A shallow magnitude 4.4 earthquake hit Victoria at 11.32am, and was felt in Melbourne's CBD and the southeastern suburbs.
A second, smaller quake - measuring 3.3 - shook the South Gippsland town of Korumburra, with reports it was again felt in Melbourne, at 12.37pm, a spokesman from Geosciences Australia said.
The epicentre of the original quake was about 7km west of Korumburra.
Later, a powerful earthquake struck New Zealand's North Island. The epicentre was about 72km southwest of Rotorua, and was felt as far south as Christchurch, but there were no reports of injuries or damage.
GNS Science in New Zealand said the earthquake - which struck at 1.36pm AEST - had a magnitude of 6.5, but the US Geological Survey measured the quake at 5.3.
Senior seismologist Clive Collins told Victorians they may feel further aftershocks today, and while it was unlikely the state would ever cop anything stronger, it should never be ruled out.
"If you look at the history of recorded earthquakes in Australia, they are not increasing or decreasing necessarily, it's just the luck of the draw," he said.
"But you can have clusters of activity within the space of a year and then nothing for five years.
"People are also hearing about it a lot more because they can just jump onto the internet.''
A number of tremors measuring between 1.8 and 4.6 originated near Korumburra in March and May 2009, with the largest on March 18 felt as far away as Bacchus Marsh, 50km west of Melbourne.
Mr Collins said the latest quake was probably part of the same fault line.
"Australia sits on the tectonic plate that runs from New Zealand to the Himalayas and we are not near any big boundaries but because the plates are moving all the time stresses can build up in local fault lines or cracks. That's what we've felt today.''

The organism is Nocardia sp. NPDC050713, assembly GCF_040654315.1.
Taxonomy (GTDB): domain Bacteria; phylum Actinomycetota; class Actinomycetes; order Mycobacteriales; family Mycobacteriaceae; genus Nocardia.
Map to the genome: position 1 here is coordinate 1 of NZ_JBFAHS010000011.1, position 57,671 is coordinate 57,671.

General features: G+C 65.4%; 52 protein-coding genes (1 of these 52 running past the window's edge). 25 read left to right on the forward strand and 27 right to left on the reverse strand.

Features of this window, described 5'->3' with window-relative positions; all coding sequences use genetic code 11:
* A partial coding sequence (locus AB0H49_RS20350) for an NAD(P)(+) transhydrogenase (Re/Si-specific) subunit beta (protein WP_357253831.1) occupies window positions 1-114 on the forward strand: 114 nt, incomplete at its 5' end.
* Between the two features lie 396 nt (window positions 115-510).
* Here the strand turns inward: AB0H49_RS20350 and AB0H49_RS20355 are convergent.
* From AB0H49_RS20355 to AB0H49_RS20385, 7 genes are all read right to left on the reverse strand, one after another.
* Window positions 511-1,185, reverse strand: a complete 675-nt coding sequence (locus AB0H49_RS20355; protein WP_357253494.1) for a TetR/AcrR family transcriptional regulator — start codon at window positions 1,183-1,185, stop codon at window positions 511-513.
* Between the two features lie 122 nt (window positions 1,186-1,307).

Korumburra Hotel publican Troy Patterson said when the earthquake hit, the pub shook for about eight seconds, accompanied by a loud rumbling. "The whole place literally shook,'' he told AAP. "You would think a truck had driven through the pub.''
Kara from Rowville, in Melbourne's southeast, said she initially thought it was the wind rattling the windows. "The windows rattled really loudly at first. I just thought it was the wind as it's really windy here,'' she told Fairfax Radio Network. "Then the couch I was sitting on started shaking. It felt like I was sitting on wobbly jelly or on the sea,'' she said.
Liz, from Monbulk, said it was the strongest earthquake she had felt. "The house really rattled for about 12 to 15 seconds,'' she said.
State Emergency Service spokesman Lachlan Quick said no reports of damage had been received so far.
The Geosciences Australia spokesman said the centre had received more than 300 reports from people who felt the quake. Most reports were of windows and crockery rattling, he said. Michael O'Keefe was in Warragul and said it was the strongest quake he's ever felt. "It sounded like a truck was approaching up the street and then it was as if the truck had run into the building. Everything was rattling. It feels a bit like it's not complete, like there is another one to come.''
Glenn Robins in Mt Waverly said he was sitting in his armchair when the tremor struck. "I felt it through the chair and then saw all the photos on the TV unit rattling.'' No major damage has been reported but reports of the quake have been received from the CBD as far north as Melbourne airport and east to Kilsyth and Lilydale.
Residents in Tullamarine, Baccus Marsh, the CBD, Croydon, Berwick, Ferntree Gully and Blackburn reported tremors. Steve at Lynbrook told his local Leader newspaper he thought the noise was coming from a nearby railway station. “Not sure if a truck just dropped a load at the nearby Lynbrook rail station construction site or we just has an earth tremor… the ground shook for about 30 seconds,’’ he said.
Andrea in Gembrook said the quake wasn’t as bad as the last tremor to shake her house. “I am in Gembrook and the house shook, bottles rattled and the animals were worried. not as big as the last one that cracked our wall,” she said.
Senior seismologist Clive Collins told Victorians they may feel further aftershocks today, and while it was unlikely the state would ever cop anything stronger, it should never be ruled out. "If you look at the history of recorded earthquakes in Australia, they are not increasing or decreasing necessarily, it's just the luck of the draw," he said. "But you can have clusters of activity within the space of a year and then nothing for five years. "People are also hearing about it a lot more because they can just jump onto the internet.''